Mrs. Lynda Matheson's
Elementary School
Bullhead City, Arizona

Dissecting owl pellets from the Wildlife Center.
Assignment: use persuasive writing to convince Amanda and Raina to bring Edie to Arizona.
Line graphs based on Edie's weight.
Assignment: create a timeline of Pignoli the Eastern Screech-Owl's life.
Esther captioned a cartoon of a hummingbird.
Skype session
Website


Critter Cams


Moderated discussion


Various digital tools

Education
Tools for Digital Education
Live-animal Presentations

Digital Education (free)
Push for being "unplugged"



Live vs. Digital
Different but equal in value

Live
Hands-on Experience
Non-education benefits
(e.g. activity/health)




Digital Education Benefits
Accessibility
Real-time interpretation
Website
foundation of our education efforts
links to resources
social media
Critter Cams
Wildlife Assistance Documents
FAQS
Research Papers
Infographics
animal info
education animal bios
patient stories
live-feed, online
In 2011, WCV admitted three eaglet patients known as the "rock stars"

Eaglets were on a live-feed camera in the Norfolk Botanical Garden

Brought a community of
"displaced" viewers

Anatomy of a Patient Update
What's next?
Website Traffic
Social Media Engagement
Critter Cam Viewership
Digital Event "Attendance"
Teacher Participation
Public Engagement
Analytics
Website
Advantages
Central location for all information
Permanent links to resources
Easy to construct a patient story and create updates
Reaches a large audience - not exclusive
Strong opportunities to generate public awareness
Moderated Discussion
Q&A
Moderated Discussion
Moderated Discussion
Challenges
Read the story all the way through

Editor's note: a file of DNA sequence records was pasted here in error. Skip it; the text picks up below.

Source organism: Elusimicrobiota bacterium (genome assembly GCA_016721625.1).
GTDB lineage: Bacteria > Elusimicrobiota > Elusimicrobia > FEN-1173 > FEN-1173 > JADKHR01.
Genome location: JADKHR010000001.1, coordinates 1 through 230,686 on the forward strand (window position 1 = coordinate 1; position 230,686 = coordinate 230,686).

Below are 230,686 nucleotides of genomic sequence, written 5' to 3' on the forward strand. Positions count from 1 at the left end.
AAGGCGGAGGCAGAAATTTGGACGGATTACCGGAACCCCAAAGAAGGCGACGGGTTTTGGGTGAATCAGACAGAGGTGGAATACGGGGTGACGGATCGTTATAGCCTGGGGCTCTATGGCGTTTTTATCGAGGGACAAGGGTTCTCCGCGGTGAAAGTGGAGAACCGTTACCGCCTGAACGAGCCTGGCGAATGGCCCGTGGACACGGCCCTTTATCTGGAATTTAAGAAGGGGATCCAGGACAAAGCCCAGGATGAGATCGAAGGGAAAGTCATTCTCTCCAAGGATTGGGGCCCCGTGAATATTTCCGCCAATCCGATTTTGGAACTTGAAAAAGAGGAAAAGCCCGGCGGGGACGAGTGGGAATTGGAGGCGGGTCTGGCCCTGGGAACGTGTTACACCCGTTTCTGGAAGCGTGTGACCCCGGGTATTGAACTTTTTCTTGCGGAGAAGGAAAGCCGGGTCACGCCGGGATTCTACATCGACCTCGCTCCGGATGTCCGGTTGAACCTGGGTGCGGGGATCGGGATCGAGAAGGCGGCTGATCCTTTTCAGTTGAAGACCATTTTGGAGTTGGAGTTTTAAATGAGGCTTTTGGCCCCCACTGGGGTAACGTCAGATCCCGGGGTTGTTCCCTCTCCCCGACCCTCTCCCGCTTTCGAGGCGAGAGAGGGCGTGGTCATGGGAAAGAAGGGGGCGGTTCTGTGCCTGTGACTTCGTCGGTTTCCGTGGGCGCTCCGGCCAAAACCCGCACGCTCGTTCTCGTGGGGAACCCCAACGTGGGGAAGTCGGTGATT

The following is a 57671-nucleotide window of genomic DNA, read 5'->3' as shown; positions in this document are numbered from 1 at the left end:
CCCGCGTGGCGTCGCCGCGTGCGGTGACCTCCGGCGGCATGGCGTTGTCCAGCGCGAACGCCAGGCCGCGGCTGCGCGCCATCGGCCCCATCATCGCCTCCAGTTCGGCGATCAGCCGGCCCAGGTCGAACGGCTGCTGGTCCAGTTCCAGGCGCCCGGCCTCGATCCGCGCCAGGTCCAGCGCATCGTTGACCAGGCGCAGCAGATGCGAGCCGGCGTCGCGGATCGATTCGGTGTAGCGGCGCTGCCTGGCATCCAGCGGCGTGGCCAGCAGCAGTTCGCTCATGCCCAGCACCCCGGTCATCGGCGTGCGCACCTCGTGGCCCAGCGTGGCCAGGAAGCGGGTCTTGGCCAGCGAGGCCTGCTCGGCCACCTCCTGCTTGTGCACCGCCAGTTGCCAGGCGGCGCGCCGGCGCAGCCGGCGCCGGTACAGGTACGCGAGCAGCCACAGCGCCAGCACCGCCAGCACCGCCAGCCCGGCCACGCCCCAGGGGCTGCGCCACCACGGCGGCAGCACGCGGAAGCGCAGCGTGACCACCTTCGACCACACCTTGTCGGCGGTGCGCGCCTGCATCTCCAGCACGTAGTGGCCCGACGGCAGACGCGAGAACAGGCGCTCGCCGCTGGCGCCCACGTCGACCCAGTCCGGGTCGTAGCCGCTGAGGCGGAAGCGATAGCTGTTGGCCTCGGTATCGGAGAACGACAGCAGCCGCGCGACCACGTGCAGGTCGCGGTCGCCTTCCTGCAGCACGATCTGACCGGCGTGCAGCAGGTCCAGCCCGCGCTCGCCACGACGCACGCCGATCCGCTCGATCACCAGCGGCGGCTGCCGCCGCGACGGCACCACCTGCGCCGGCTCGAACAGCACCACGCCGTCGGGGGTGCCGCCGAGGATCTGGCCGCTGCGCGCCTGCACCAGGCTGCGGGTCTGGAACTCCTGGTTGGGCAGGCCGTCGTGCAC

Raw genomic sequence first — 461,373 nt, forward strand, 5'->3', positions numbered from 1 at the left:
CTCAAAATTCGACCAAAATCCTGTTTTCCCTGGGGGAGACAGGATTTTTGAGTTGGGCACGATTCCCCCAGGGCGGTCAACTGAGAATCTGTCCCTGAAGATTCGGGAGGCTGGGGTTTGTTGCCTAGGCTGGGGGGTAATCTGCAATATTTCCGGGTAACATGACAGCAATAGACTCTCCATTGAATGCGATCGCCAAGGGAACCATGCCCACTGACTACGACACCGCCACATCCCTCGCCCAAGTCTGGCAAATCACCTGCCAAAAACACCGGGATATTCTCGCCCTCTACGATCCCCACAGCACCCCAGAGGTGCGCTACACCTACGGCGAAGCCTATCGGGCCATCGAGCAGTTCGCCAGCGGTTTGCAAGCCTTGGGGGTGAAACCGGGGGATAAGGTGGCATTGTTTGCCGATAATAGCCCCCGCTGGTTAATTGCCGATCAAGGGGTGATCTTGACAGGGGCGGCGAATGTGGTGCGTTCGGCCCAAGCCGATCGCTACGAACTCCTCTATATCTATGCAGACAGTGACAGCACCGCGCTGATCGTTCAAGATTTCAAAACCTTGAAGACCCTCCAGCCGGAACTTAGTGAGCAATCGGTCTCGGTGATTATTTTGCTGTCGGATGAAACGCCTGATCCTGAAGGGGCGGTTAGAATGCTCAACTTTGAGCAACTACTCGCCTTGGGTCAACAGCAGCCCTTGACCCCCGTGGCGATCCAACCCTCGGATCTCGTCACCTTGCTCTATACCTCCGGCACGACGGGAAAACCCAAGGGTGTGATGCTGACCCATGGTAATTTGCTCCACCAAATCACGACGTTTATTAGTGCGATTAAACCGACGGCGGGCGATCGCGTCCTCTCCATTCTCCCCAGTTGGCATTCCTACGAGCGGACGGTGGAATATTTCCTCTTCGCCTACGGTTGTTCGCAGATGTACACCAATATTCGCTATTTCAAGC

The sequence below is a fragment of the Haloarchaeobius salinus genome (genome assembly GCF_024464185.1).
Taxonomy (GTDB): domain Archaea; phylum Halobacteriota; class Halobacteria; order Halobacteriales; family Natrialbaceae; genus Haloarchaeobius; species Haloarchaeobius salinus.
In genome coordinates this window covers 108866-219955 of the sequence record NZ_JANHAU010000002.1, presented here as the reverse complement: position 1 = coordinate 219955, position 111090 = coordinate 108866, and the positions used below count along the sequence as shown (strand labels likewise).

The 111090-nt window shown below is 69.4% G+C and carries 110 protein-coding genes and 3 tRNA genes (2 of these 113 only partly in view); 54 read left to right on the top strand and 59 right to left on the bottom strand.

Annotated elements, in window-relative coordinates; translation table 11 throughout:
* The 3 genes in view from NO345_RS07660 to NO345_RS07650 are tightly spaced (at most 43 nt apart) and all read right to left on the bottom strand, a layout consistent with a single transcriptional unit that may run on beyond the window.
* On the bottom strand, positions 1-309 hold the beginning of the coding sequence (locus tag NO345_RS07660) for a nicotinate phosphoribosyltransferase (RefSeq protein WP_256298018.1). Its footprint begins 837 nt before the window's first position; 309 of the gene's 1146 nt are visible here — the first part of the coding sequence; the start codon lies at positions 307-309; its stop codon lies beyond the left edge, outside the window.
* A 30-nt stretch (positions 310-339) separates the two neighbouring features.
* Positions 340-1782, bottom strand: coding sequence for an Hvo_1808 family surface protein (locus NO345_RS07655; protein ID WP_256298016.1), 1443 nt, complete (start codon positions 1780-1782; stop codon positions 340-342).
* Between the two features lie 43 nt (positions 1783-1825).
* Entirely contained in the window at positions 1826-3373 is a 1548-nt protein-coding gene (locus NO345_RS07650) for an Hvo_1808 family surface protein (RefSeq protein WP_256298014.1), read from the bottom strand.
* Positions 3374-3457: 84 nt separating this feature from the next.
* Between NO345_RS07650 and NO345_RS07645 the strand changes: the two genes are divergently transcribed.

Continued Engagement
Direct people to website
Advantages
Engaging for the audience (give and get)
Answer important/relevant questions
Wide reach
Challenges
Can stray off-topic
Requires skillful moderation
Challenges
Assessing potential engagement
Time/Effort for monthly class
Wildlife Center Classroom Series
Advantages
Engaging for the audience (give and get)
Specific topics + set times = “event”
Chance to focus on seasonal issues
Archived versions accessible
Inclusive - wide reach - open sessions

Advantages
Set time = “event”
Archived versions are accessible
Engages classrooms with the website
Broad audience - open sessions
Reach without the travel
Challenges
Curriculum requirements in schools
Dependent on teacher involvement
Hard to sell - difficult to convey concept
Cam in the Classroom
Expand use of other digital tools
Blackboard - virtual classroom
Skype
GoPro Live Streaming
What
we
learned
have
Treat your website like your outreach cornerstone.
Produce "events" through digital forums.
Start with tools that are free, simple, and accessible.
Strive to be inclusive and engaging.
Website
Increase library of wildlife FAQ docs
Viral campaigns, memes
Critter Cams/Moderated Discussion
Room for growth
More cams
Develop Wildlife Center Classroom Series
Put more effort into engaging teachers
Hosting events
Literature/mailings
Full transcript